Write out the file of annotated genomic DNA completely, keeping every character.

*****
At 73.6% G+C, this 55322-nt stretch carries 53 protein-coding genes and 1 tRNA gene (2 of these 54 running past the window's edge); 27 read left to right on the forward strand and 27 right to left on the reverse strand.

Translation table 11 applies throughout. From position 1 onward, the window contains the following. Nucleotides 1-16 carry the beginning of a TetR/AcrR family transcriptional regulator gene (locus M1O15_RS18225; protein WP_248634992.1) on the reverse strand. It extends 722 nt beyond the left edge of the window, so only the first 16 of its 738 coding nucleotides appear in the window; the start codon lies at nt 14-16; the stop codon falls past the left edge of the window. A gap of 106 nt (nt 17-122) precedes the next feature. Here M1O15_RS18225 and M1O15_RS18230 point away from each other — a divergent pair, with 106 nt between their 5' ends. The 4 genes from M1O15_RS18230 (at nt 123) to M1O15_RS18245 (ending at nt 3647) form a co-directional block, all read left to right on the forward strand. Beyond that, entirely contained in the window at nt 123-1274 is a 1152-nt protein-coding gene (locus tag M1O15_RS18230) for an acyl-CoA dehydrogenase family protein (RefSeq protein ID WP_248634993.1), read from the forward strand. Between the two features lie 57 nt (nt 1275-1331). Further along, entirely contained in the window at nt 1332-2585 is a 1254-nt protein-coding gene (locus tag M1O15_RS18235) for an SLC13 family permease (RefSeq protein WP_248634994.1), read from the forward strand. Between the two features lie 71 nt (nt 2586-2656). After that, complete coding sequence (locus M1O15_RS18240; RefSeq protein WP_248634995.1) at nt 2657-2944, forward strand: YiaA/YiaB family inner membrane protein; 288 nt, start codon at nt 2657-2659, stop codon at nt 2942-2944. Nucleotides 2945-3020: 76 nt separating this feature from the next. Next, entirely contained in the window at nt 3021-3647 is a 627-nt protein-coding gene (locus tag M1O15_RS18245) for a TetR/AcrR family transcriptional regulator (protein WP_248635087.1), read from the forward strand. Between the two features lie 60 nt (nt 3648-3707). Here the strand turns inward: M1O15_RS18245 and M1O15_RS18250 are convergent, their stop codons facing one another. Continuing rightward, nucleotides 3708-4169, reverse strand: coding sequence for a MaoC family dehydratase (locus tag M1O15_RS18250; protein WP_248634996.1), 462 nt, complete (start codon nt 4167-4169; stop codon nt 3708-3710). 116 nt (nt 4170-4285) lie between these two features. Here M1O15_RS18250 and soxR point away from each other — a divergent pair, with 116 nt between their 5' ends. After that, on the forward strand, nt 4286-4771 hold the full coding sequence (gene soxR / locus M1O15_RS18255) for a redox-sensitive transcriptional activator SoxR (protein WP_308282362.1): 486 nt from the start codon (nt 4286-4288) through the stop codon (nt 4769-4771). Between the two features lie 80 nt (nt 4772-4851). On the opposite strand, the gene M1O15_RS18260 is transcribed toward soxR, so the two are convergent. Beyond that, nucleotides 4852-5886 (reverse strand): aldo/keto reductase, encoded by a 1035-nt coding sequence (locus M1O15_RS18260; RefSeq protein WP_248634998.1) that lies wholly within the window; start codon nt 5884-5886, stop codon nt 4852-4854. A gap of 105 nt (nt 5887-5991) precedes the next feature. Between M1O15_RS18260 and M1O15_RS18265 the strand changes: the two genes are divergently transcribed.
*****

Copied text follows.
At 73.6% G+C, this 55322-nt stretch carries 53 protein-coding genes and 1 tRNA gene (2 of these 54 running past the window's edge); 27 read left to right on the forward strand and 27 right to left on the reverse strand.

Translation table 11 applies throughout. From position 1 onward, the window contains the following. Nucleotides 1-16 carry the beginning of a TetR/AcrR family transcriptional regulator gene (locus M1O15_RS18225; protein WP_248634992.1) on the reverse strand. It extends 722 nt beyond the left edge of the window, so only the first 16 of its 738 coding nucleotides appear in the window; the start codon lies at nt 14-16; the stop codon falls past the left edge of the window. A gap of 106 nt (nt 17-122) precedes the next feature. Here M1O15_RS18225 and M1O15_RS18230 point away from each other — a divergent pair, with 106 nt between their 5' ends. The 4 genes from M1O15_RS18230 (at nt 123) to M1O15_RS18245 (ending at nt 3647) form a co-directional block, all read left to right on the forward strand. Beyond that, entirely contained in the window at nt 123-1274 is a 1152-nt protein-coding gene (locus tag M1O15_RS18230) for an acyl-CoA dehydrogenase family protein (RefSeq protein ID WP_248634993.1), read from the forward strand. Between the two features lie 57 nt (nt 1275-1331). Further along, entirely contained in the window at nt 1332-2585 is a 1254-nt protein-coding gene (locus tag M1O15_RS18235) for an SLC13 family permease (RefSeq protein WP_248634994.1), read from the forward strand. Between the two features lie 71 nt (nt 2586-2656). After that, complete coding sequence (locus M1O15_RS18240; RefSeq protein WP_248634995.1) at nt 2657-2944, forward strand: YiaA/YiaB family inner membrane protein; 288 nt, start codon at nt 2657-2659, stop codon at nt 2942-2944. Nucleotides 2945-3020: 76 nt separating this feature from the next. Next, entirely contained in the window at nt 3021-3647 is a 627-nt protein-coding gene (locus tag M1O15_RS18245) for a TetR/AcrR family transcriptional regulator (protein WP_248635087.1), read from the forward strand. Between the two features lie 60 nt (nt 3648-3707). Here the strand turns inward: M1O15_RS18245 and M1O15_RS18250 are convergent, their stop codons facing one another. Continuing rightward, nucleotides 3708-4169, reverse strand: coding sequence for a MaoC family dehydratase (locus tag M1O15_RS18250; protein WP_248634996.1), 462 nt, complete (start codon nt 4167-4169; stop codon nt 3708-3710). 116 nt (nt 4170-4285) lie between these two features. Here M1O15_RS18250 and soxR point away from each other — a divergent pair, with 116 nt between their 5' ends. After that, on the forward strand, nt 4286-4771 hold the full coding sequence (gene soxR / locus M1O15_RS18255) for a redox-sensitive transcriptional activator SoxR (protein WP_308282362.1): 486 nt from the start codon (nt 4286-4288) through the stop codon (nt 4769-4771). Between the two features lie 80 nt (nt 4772-4851). On the opposite strand, the gene M1O15_RS18260 is transcribed toward soxR, so the two are convergent. Beyond that, nucleotides 4852-5886 (reverse strand): aldo/keto reductase, encoded by a 1035-nt coding sequence (locus M1O15_RS18260; RefSeq protein WP_248634998.1) that lies wholly within the window; start codon nt 5884-5886, stop codon nt 4852-4854. A gap of 105 nt (nt 5887-5991) precedes the next feature. Between M1O15_RS18260 and M1O15_RS18265 the strand changes: the two genes are divergently transcribed.